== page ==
“Teachers exposed to Korean history and culture often want to learn more. Most teachers are amazed that Koreans not only invented metal movable type before Gutenberg, but also the world’s first iron-clad ship, known as a “Turtle Ship.” The beauty of ancient palaces, the spirituality of Buddhist sculpture, and the technical achievements of Koryŏ celadon potters inspire educators to learn more so they will be better able to teach about Asia. They will discover that the Silk Road did not end in China, but extended into Korea and Japan and that early Koreans had an enormous influence on Japanese culture. Students are led to make comparisons—how was it possible for Korea to have a tradition of peace, stability, and long, stable dynasties when China had more than ten dynasties during approximately the same period?”
South Korea’s achievements during the past sixty years are extraordinary. For example, in 1945, it was estimated that only one out of every three Koreans was literate. Now Koreans are one of the most literate and best-educated people in the world. Even in impoverished North Korea, the literacy rate is ninety-nine percent. In South Korea, eighty percent of Koreans graduate from high school and go on to tertiary education. Students will take note of the importance of an educated work force in achieving rapid economic growth. American students might be interested to learn how student activists advanced democracy in South Korea.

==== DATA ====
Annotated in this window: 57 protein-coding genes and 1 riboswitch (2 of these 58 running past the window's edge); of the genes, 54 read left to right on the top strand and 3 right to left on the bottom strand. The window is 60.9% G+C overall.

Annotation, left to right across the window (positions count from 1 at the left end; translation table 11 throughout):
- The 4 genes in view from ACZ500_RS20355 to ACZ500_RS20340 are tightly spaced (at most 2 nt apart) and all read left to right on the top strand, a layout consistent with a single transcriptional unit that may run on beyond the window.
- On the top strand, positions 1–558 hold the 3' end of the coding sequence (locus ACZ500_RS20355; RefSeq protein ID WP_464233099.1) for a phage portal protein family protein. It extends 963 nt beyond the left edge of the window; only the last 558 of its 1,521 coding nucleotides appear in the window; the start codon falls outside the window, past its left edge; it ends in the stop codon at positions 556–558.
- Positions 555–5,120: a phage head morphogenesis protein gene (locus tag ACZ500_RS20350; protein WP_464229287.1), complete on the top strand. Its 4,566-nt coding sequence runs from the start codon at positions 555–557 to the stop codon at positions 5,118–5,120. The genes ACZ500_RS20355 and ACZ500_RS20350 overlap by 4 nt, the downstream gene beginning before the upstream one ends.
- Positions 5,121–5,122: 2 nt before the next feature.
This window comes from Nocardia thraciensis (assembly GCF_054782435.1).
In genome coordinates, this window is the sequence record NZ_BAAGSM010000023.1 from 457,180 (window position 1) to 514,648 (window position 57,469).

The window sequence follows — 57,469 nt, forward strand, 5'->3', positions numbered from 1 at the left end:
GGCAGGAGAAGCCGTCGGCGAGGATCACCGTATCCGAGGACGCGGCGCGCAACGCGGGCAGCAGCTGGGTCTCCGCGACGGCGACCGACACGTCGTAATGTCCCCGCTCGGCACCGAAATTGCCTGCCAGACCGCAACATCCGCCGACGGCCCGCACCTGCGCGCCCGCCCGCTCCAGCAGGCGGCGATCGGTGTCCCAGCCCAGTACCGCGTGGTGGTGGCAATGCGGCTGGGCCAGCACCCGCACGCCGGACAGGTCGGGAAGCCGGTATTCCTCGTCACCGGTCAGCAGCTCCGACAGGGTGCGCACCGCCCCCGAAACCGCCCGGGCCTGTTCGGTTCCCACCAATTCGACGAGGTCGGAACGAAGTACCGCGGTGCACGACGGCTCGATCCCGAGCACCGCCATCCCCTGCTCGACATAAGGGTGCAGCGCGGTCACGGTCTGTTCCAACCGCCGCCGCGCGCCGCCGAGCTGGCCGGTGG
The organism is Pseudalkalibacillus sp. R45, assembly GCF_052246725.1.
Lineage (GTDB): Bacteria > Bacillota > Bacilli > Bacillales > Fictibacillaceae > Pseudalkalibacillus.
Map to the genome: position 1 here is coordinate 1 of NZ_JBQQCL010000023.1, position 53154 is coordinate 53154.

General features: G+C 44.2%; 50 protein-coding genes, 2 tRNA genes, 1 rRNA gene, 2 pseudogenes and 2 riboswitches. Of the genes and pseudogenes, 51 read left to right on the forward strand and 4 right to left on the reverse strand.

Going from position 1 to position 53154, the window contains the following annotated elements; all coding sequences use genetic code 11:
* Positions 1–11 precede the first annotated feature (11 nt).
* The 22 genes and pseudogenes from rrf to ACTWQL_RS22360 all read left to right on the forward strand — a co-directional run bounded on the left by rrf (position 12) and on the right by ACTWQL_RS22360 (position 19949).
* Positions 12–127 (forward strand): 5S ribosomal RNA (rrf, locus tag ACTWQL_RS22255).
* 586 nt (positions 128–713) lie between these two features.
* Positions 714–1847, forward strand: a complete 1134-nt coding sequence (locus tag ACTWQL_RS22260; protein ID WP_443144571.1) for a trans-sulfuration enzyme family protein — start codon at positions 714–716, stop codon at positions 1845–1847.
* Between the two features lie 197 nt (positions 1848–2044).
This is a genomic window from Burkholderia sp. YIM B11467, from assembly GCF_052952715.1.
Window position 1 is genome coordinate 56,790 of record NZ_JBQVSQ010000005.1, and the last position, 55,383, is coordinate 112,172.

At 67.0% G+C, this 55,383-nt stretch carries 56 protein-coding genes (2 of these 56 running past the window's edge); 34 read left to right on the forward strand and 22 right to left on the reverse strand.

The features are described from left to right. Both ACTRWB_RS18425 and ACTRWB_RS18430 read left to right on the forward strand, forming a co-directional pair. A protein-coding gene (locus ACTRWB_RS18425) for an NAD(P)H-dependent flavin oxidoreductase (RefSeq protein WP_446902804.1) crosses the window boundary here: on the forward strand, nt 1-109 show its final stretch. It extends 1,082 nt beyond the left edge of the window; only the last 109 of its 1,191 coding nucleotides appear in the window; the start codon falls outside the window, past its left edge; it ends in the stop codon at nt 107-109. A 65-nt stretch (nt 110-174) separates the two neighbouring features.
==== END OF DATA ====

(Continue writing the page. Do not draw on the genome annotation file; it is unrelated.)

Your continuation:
One powerful way to engage students in Korean history and culture is to introduce them to South Korean films. The amazing success of the Korean film industry has been the driving force behind the Korean Wave, a phenomenon of contemporary Korean culture that has been widely popular throughout East Asia, Southeast Asia, in India, and particularly among Asian American youth in the United States. Chunhyang, Tae Guk Gi: The Brotherhood of War, J.S.A. (Joint Security Area), and The Way Home are part of the Korean Wave (Hallyu), a term coined in the late 1990s for the sudden popularity of Korean films, television dramas, pop music, movie stars, anime, and comics. Social studies teachers who incorporate contemporary Korean films into their classroom will provoke interest in Korean history and foster appreciation for its culture. This essay includes short reviews of the above titles, as well as a review of State Of Mind, a thought-provoking documentary on North Korea.
DIRECTOR, IM KWON-TAEK
DVD, 120 MINUTES, 2000, ENGLISH SUBTITLES
Chunhyang is based on Korea’s most famous and best-loved folk tale, and the film captures the very essence of Chosŏn Korea (1392–1910). Created by one of Korea’s major directors, the film captivates viewers, especially the young. It is a passionate love story, often compared to Romeo and Juliet, with a narrative of true love, long-suffering virtue, and triumph over evil.